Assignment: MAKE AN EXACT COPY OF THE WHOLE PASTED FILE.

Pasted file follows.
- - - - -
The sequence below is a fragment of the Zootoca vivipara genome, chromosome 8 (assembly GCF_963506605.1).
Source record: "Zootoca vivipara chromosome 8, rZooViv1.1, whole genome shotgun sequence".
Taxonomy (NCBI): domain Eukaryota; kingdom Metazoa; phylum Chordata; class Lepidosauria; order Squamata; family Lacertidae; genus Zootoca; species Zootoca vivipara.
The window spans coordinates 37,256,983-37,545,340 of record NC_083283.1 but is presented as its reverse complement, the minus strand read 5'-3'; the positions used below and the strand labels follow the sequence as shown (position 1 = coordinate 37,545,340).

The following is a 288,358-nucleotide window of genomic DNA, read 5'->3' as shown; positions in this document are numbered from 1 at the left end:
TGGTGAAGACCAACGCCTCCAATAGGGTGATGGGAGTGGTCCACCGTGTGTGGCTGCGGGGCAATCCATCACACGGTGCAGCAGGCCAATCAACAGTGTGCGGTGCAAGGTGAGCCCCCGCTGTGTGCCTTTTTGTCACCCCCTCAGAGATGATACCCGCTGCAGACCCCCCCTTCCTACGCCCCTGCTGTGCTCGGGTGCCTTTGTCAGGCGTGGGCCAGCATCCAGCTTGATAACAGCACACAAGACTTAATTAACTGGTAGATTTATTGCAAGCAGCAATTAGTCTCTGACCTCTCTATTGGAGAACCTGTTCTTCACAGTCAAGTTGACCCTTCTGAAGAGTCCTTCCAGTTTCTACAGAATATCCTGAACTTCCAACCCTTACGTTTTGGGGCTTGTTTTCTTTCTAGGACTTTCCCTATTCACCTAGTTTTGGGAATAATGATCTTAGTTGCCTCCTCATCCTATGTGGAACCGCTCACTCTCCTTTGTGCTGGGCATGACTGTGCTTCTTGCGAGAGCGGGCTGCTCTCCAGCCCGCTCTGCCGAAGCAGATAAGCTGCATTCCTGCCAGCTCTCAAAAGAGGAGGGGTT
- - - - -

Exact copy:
The sequence below is a fragment of the Zootoca vivipara genome, chromosome 8 (assembly GCF_963506605.1).
Source record: "Zootoca vivipara chromosome 8, rZooViv1.1, whole genome shotgun sequence".
Taxonomy (NCBI): domain Eukaryota; kingdom Metazoa; phylum Chordata; class Lepidosauria; order Squamata; family Lacertidae; genus Zootoca; species Zootoca vivipara.
The window spans coordinates 37,256,983-37,545,340 of record NC_083283.1 but is presented as its reverse complement, the minus strand read 5'-3'; the positions used below and the strand labels follow the sequence as shown (position 1 = coordinate 37,545,340).

The following is a 288,358-nucleotide window of genomic DNA, read 5'->3' as shown; positions in this document are numbered from 1 at the left end:
TGGTGAAGACCAACGCCTCCAATAGGGTGATGGGAGTGGTCCACCGTGTGTGGCTGCGGGGCAATCCATCACACGGTGCAGCAGGCCAATCAACAGTGTGCGGTGCAAGGTGAGCCCCCGCTGTGTGCCTTTTTGTCACCCCCTCAGAGATGATACCCGCTGCAGACCCCCCCTTCCTACGCCCCTGCTGTGCTCGGGTGCCTTTGTCAGGCGTGGGCCAGCATCCAGCTTGATAACAGCACACAAGACTTAATTAACTGGTAGATTTATTGCAAGCAGCAATTAGTCTCTGACCTCTCTATTGGAGAACCTGTTCTTCACAGTCAAGTTGACCCTTCTGAAGAGTCCTTCCAGTTTCTACAGAATATCCTGAACTTCCAACCCTTACGTTTTGGGGCTTGTTTTCTTTCTAGGACTTTCCCTATTCACCTAGTTTTGGGAATAATGATCTTAGTTGCCTCCTCATCCTATGTGGAACCGCTCACTCTCCTTTGTGCTGGGCATGACTGTGCTTCTTGCGAGAGCGGGCTGCTCTCCAGCCCGCTCTGCCGAAGCAGATAAGCTGCATTCCTGCCAGCTCTCAAAAGAGGAGGGGTT